I vividly remember the first time I read I, Robot by Isaac Asimov. The book was published in 1950, but it was based on a series of short stories written between 1940 and 1950, decades before computers and other digital devices became mainstream. And for me, one of the most interesting things about I, Robot was Asimov’s Three Laws of Robotics, which were first published in a short story in 1942:
1. First Law: A robot may not injure a human being or, through inaction, allow a human being to come to harm.
2. Second Law: A robot must obey the orders given it by human beings except where such orders would conflict with the First Law.
3. Third Law: A robot must protect its own existence as long as such protection does not conflict with the First or Second Laws.
Asimov later added:
0. The Zeroth Law: A robot may not harm humanity, or, by inaction, allow humanity to come to harm.
These laws have inspired many other science fiction writers and have also informed debates about the ethics of artificial intelligence. But compliance with simple, binary laws do not replicate the human conscience, nor do they work in practice.
The most obvious problem with these laws is illustrated by the Trolley Problem, a thought experiement in ethics. A runway trolley is hurtling towards a group of five people tied to the track, but you have the opportunity to pull a lever to send the trolley down another track where only one person is tied. Do you do nothing and allow five people to die? Or do you pull the lever, divert the trolley and in effect, kill the one person? If you’re a robot or a piece of software, whatever you do or don’t do, you’ll violate the First Law.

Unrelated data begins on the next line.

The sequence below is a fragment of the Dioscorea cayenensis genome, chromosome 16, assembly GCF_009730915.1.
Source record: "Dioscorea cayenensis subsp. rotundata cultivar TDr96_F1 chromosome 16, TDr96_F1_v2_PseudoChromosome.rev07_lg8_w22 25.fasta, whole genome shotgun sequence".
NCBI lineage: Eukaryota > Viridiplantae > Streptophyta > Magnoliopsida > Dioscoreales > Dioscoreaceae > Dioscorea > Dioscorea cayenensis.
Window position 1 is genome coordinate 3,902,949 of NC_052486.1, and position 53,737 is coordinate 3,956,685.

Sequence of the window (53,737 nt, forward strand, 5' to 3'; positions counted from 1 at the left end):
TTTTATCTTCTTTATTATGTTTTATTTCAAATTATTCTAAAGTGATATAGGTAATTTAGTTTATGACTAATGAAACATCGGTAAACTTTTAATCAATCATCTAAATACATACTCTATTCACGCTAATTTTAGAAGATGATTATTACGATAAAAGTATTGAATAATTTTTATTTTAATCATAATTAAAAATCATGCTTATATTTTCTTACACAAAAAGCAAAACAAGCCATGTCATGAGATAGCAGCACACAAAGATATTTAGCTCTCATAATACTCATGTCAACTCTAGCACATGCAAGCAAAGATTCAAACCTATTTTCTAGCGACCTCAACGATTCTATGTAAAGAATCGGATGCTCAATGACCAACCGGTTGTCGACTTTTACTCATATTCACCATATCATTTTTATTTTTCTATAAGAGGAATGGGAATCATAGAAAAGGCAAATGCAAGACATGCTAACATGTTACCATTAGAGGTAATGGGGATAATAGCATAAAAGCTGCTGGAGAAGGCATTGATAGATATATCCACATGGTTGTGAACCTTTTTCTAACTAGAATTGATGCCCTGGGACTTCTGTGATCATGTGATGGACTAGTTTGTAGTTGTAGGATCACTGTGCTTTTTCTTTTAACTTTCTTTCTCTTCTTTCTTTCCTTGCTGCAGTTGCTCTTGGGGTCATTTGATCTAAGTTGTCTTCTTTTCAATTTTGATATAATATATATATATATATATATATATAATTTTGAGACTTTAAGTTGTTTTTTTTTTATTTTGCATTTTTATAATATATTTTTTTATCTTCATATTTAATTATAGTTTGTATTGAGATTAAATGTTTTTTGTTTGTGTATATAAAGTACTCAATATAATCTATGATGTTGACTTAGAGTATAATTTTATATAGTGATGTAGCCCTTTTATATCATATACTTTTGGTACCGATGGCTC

In experiments with humans there are many nuances in our responses to this dilemma, but overall most people choose to sacrifice one life for the many. However, if they are told that the group of five are strangers and the single person is their best friend, what do you think they will do then?
Over the last few weeks, months and years we’ve read about people being killed or harmed as a result of software written by humans. A study at MIT has estimated that as a result of software written by Volkswagen to cheat emissions tests, 1,200 people in Europe will die prematurely. Over the last few months, two Boeing 737 MAX 8 airliners have crashed killing a total of 346 people on board. It is alleged that software problems were initially suspected after the first Lion Air crash in 2018, but was enough done to fix it? And just last week, Microsoft was accused of working with the Chinese military to develop “disturbing” face recognition AI for China’s surveillance network, with the potential for human rights abuses.
Today, robots do not have what we call “moral agency”, meaning they do not have a sense of right and wrong or to be held accountable for their actions. Unless we can create robots who have consciousness and the ability to feel and understand emotions, then robots will never have a moral conscience. But if we do succeed, then do we then have the right to tell them what is right or wrong and if they disagree, do we have the right to throw a switch and kill them?
And for those business leaders who have decided to invest billions in artificial intelligence, have you considered how much and where you should still be investing in human cognition and conscience so that we do not lose our own sense of moral agency?
“The saddest aspect of life right now is that science gathers knowledge faster than society gathers wisdom.”